Research and Training Grants in Colon and Rectal Cancer

We support an Extramural Grants program that funds individual investigators engaged in cancer research or training at medical schools, universities, research institutes, and hospitals throughout the U.S. Following rigorous and independent peer review, the most innovative research projects are selected for support.

Spotlight on Colon and Rectal Cancer Grantees

Jennifer Weiss, MD, University of Wisconsin

Weiss is conducting research to inform the creation of a toolkit that will help healthcare systems nationwide increase their colorectal cancer screening rates.

Connie Arnold, PhD, Louisiana State University Health Sciences Center

Arnold is testing different health literacy interventions to increase colorectal cancer screening among low-income and underinsured populations.

Lisa Tussing-Humphreys, PhD, University of Illinois

Tussing-Humphreys is exploring why obesity increases the risk of colorectal cancer. Obesity, especially in women, is associated with changes to the way the body metabolizes iron, which in turn leads to inflammation in the colon. To learn whether this chain of events is a reason that obesity increases colorectal cancer risk, she is investigating the effect of two diets designed to reduce intestinal iron exposure versus a control diet in obese women.

Mary (Nora) Disis, MD, University of Washington

Disis is trying to develop a vaccine that could help a person’s immune system prevent the formation of colon cancer. Disis and her team are working to identify genes that they could put into a vaccine that would spur the body to generate the type of immune cells needed to recognize and kill cancer cells just as they are starting to develop. Allred is researching the role of estrogen in the suppression of colon tumor formation. Allred is also studying dietary compounds that act like estrogen, called phytoestrogens, which may lead to the development of recommendations that will enable patients to alter their diet in an effort to reduce risk of colon cancer.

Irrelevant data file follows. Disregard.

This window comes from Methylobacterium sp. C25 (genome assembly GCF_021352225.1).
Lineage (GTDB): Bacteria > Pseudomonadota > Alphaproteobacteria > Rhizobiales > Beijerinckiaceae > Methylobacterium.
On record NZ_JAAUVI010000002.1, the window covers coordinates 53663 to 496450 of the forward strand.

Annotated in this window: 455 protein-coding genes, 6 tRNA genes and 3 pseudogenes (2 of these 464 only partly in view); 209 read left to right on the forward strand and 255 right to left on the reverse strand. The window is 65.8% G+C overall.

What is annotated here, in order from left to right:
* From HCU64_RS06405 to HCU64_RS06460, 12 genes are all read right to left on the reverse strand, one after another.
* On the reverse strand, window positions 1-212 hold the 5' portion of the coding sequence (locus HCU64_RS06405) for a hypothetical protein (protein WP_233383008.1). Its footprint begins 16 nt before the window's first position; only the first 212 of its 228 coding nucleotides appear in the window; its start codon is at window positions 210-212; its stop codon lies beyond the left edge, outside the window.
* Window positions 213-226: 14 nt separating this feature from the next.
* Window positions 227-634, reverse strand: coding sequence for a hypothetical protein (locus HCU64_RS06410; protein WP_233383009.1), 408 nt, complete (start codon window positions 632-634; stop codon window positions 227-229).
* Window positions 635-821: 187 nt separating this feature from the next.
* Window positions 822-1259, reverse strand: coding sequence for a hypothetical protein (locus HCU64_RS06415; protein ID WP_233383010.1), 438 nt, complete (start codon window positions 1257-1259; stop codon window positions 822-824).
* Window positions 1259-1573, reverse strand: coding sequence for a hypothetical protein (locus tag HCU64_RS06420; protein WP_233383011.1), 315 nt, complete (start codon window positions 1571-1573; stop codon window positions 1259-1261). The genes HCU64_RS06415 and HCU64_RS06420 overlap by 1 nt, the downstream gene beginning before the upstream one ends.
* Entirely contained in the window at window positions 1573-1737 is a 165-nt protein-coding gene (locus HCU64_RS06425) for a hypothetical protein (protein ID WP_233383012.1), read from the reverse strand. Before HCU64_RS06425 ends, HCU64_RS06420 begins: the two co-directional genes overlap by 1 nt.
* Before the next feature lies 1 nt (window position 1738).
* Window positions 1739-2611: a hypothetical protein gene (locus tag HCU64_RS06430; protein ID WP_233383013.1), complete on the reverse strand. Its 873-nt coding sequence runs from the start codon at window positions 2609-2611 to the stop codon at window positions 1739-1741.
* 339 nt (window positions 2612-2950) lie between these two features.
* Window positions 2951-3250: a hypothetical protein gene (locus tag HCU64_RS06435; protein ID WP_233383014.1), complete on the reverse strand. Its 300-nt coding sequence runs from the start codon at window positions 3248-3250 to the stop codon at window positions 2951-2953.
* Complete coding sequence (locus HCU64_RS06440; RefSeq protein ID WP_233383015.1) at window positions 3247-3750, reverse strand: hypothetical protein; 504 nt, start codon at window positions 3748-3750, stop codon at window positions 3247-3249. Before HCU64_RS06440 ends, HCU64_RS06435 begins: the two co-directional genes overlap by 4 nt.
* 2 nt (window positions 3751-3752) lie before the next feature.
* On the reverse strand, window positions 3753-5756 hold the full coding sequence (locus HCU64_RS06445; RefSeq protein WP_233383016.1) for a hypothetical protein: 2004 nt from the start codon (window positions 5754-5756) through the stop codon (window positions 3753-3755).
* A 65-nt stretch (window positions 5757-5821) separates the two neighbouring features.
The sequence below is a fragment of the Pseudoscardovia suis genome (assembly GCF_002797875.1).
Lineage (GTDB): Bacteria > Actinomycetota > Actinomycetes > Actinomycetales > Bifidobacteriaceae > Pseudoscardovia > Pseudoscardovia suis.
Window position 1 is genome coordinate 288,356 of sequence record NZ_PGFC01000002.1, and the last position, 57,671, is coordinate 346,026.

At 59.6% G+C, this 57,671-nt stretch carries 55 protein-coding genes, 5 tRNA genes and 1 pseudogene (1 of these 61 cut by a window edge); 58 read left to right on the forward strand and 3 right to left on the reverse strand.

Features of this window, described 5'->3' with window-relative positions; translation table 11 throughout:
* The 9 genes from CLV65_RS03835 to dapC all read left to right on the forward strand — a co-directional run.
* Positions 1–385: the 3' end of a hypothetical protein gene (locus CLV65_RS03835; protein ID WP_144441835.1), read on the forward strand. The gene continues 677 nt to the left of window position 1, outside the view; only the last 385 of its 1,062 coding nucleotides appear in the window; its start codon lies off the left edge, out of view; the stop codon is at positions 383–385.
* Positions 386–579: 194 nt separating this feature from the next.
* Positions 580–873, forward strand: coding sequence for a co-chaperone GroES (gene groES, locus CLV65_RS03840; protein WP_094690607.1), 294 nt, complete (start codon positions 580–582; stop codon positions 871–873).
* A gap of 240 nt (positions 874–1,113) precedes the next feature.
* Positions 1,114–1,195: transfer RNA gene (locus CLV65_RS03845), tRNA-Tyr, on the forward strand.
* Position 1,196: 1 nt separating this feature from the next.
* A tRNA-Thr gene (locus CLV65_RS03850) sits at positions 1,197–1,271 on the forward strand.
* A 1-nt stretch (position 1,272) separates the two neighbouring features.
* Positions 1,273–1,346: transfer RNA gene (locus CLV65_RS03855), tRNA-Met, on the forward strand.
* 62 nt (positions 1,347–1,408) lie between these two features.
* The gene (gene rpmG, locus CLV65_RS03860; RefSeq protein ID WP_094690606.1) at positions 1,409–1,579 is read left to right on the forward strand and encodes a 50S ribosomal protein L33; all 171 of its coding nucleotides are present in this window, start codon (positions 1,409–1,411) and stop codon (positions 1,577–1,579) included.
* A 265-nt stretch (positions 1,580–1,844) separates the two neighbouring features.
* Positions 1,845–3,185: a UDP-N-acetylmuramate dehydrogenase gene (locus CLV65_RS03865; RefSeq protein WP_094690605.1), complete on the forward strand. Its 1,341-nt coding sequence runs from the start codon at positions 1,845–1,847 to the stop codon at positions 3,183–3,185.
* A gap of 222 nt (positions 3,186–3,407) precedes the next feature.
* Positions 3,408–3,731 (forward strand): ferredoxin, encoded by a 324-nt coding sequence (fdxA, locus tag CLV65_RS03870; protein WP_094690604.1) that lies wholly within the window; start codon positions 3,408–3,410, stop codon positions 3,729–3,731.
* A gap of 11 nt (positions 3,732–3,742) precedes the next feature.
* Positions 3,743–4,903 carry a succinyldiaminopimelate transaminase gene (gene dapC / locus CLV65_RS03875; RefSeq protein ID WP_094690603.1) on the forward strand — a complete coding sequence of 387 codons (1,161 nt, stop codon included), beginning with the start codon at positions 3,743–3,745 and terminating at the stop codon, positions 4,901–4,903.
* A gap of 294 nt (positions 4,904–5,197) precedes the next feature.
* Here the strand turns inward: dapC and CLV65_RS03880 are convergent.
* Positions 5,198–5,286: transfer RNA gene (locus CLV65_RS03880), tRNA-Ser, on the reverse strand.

Amy Knudsen, PhD, Massachusetts General Hospital

Knudsen is developing a computer model to explain why the colonoscopy is not as effective against cancers that develop in the right side of the colon. Based on her findings, she plans to use this model to develop new screening tests for colon cancer that could offer adequate protection throughout the entire colon. Importantly, Dr. Knudsen’s work will also inform future screening recommendations.

Paulette Chandler, MD, MPH, Brigham and Women’s Hospital

Chandler is conducting research to reveal the mechanistic links between nutrition and colorectal cancer risks.  She is studying the impact on the body of a Western versus Mediterranean diet. Her goal is to develop new therapies and dietary recommendations. 

Mikel Garcia-Marcos, PhD, Boston University

Garcia-Marcos is investigating a newly discovered protein linked to colorectal cancer. The protein serves as a tumor suppressor during early stages of the disease but during later stages it helps cancers metastasize. Marcos and his team are researching ways to exploit the beneficial attributes of this protein while inhibiting the negative aspects in order to develop targeted therapies.  

From Our Researchers

The American Cancer Society employs a staff of full-time researchers who relentlessly pursue the answers that help us understand how to prevent, detect, and treat cancer, including colorectal cancer. They investigate associations between lifestyle and colon/rectal cancer using data from the ongoing Cancer Prevention Study II (CPS-II), which the Society began in 1982. They are also conducting a new multi-year cancer prevention study, CPS-III.

Colorectal Cancer Research Videos

Watch our videos to learn more about our colorectal cancer research.